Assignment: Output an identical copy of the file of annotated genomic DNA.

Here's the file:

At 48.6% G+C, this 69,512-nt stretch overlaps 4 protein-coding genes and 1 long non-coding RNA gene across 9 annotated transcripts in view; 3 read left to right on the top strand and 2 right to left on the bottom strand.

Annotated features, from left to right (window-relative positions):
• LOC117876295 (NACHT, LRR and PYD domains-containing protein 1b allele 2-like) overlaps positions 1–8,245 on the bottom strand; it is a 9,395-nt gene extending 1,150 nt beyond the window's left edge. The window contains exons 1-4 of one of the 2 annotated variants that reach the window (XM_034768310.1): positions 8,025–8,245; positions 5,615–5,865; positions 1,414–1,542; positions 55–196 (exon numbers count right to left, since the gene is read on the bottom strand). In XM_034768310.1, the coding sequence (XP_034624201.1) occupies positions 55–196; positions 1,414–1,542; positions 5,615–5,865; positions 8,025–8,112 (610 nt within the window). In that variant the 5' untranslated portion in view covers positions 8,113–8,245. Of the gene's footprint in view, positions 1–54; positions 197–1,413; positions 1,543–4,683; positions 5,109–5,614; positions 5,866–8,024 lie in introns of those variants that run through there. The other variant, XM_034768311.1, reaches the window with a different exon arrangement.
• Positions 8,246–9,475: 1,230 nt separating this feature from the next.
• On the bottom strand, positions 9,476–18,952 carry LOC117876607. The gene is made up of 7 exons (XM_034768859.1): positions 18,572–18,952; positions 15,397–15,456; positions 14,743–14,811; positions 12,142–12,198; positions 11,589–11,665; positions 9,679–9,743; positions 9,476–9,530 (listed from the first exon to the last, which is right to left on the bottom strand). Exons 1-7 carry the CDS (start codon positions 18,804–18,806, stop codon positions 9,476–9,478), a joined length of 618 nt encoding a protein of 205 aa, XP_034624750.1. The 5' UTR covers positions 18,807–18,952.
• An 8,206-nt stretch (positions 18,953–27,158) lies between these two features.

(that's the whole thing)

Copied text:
At 48.6% G+C, this 69,512-nt stretch overlaps 4 protein-coding genes and 1 long non-coding RNA gene across 9 annotated transcripts in view; 3 read left to right on the top strand and 2 right to left on the bottom strand.

Annotated features, from left to right (window-relative positions):
• LOC117876295 (NACHT, LRR and PYD domains-containing protein 1b allele 2-like) overlaps positions 1–8,245 on the bottom strand; it is a 9,395-nt gene extending 1,150 nt beyond the window's left edge. The window contains exons 1-4 of one of the 2 annotated variants that reach the window (XM_034768310.1): positions 8,025–8,245; positions 5,615–5,865; positions 1,414–1,542; positions 55–196 (exon numbers count right to left, since the gene is read on the bottom strand). In XM_034768310.1, the coding sequence (XP_034624201.1) occupies positions 55–196; positions 1,414–1,542; positions 5,615–5,865; positions 8,025–8,112 (610 nt within the window). In that variant the 5' untranslated portion in view covers positions 8,113–8,245. Of the gene's footprint in view, positions 1–54; positions 197–1,413; positions 1,543–4,683; positions 5,109–5,614; positions 5,866–8,024 lie in introns of those variants that run through there. The other variant, XM_034768311.1, reaches the window with a different exon arrangement.
• Positions 8,246–9,475: 1,230 nt separating this feature from the next.
• On the bottom strand, positions 9,476–18,952 carry LOC117876607. The gene is made up of 7 exons (XM_034768859.1): positions 18,572–18,952; positions 15,397–15,456; positions 14,743–14,811; positions 12,142–12,198; positions 11,589–11,665; positions 9,679–9,743; positions 9,476–9,530 (listed from the first exon to the last, which is right to left on the bottom strand). Exons 1-7 carry the CDS (start codon positions 18,804–18,806, stop codon positions 9,476–9,478), a joined length of 618 nt encoding a protein of 205 aa, XP_034624750.1. The 5' UTR covers positions 18,807–18,952.
• An 8,206-nt stretch (positions 18,953–27,158) lies between these two features.